Nonlinear Processes in Oceanic and Atmospheric Flows

Presentation

Lagrangian Stochastic Models for a sea-surface transport prediction system of the Catalan-Balearic Sea: A first stage test of some LSM’s with stochastic flows and a first evaluation of the sea dispers

Author: R. Madrigal, Laboratori d'Enginyeria Marítima/Universitat Politècnica de Catalunya.

Names and affiliation of other authors:
M. Dentz (a), G. Jorda (b) and M. Espino (c)
(a) Department of Geotechnical Engineering and Geosciences, Technical University of Catalonia, Barcelona, Spain.
(b) Natural Resources Department, Mediterranean Institute for Advanced Studies, Illes Balears, Spain.
(c) Laboratory of Maritime Engineering, Technical University of Catalonia, Barcelona, Spain.

Oral or poster: Poster

Abstract:
An adequate prediction of Lagrangian material transport at the first layer of the ocean (pollutants, shipwrecked persons, etc.) is one of the most important tasks of the Ocean Operational Systems. At sea surface, Lagrangian dynamics is due mainly to winds and currents. Operationally, the estimation of these forcings implies important simplifications which can produce important deviations in the Lagrangian prediction of the transport. Thus it is necessary to model, in some other way, the Lagrangian transport behaviours that can not be well described with available estimated forcings. Several stochastic models have shown good applicability in transport prediction at mesoscale open sea ranges, but operational systems have to respond questions at submesoscale ranges near to the coast. Towards to have more representative tools, it is necessary to evaluate the performance of this type of models in those environments and scales. Here it is conducted a first stage test of two specific types of the so-called Lagrangian Stochastic Models (LSM): Markovian single particle and multiparticle. Up to date the test has been carried out using two types of stochastic turbulent flows: homogeneous isotropic and anisotropic. The test has been mainly directed to learn about the ability of the LSM’s to simulate some basic statistical dispersion and diffusion patterns exhibited by ensembles of numerical particles delivered in many realizations of those flows, for several levels of “turbulence”.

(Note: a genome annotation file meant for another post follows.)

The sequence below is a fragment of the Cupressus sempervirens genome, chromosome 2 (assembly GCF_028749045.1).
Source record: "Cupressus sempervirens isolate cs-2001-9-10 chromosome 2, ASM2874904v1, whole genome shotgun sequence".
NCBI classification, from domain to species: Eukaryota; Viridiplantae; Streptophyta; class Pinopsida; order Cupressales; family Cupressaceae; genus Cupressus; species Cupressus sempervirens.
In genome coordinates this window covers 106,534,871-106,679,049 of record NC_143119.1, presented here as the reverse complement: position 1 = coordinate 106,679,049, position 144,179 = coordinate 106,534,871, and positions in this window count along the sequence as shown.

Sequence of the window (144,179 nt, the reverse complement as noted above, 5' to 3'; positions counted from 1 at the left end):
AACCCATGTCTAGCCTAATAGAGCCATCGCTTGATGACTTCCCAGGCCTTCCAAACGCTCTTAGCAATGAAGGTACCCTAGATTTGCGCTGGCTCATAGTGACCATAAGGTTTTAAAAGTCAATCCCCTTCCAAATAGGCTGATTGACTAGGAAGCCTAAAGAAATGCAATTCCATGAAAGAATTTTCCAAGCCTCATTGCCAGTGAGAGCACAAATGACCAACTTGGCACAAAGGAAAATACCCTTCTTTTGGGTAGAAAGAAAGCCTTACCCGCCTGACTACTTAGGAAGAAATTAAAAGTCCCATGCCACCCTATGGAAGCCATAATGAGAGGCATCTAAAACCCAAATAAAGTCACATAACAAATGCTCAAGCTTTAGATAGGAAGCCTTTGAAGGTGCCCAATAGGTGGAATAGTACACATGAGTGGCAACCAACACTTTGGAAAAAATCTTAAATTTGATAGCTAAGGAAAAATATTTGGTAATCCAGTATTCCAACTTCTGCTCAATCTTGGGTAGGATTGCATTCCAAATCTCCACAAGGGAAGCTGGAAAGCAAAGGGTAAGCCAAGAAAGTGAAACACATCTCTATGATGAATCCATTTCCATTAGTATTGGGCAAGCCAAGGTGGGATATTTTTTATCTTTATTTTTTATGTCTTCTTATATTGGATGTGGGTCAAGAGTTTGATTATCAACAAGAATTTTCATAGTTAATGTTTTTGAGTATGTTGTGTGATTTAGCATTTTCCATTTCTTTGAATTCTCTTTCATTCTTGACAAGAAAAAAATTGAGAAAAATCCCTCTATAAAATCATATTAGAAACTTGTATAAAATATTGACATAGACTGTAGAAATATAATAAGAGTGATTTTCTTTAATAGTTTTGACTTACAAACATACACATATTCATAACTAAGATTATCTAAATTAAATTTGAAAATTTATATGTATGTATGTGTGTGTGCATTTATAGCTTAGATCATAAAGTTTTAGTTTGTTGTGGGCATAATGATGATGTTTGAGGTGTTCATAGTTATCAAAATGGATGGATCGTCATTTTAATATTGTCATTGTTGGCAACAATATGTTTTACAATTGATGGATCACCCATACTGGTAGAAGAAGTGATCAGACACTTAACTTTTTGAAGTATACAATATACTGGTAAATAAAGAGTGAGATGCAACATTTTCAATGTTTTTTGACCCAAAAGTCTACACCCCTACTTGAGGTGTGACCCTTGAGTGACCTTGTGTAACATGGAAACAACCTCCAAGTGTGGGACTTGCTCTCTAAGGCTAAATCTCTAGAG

Formatted version of the abstract or additional information

*Satellite images from NASA and ESA

Nonlinear Processes in Oceanic and Atmospheric Flows. July 2-4, 2008. Castro Urdiales, Cantabria, Spain.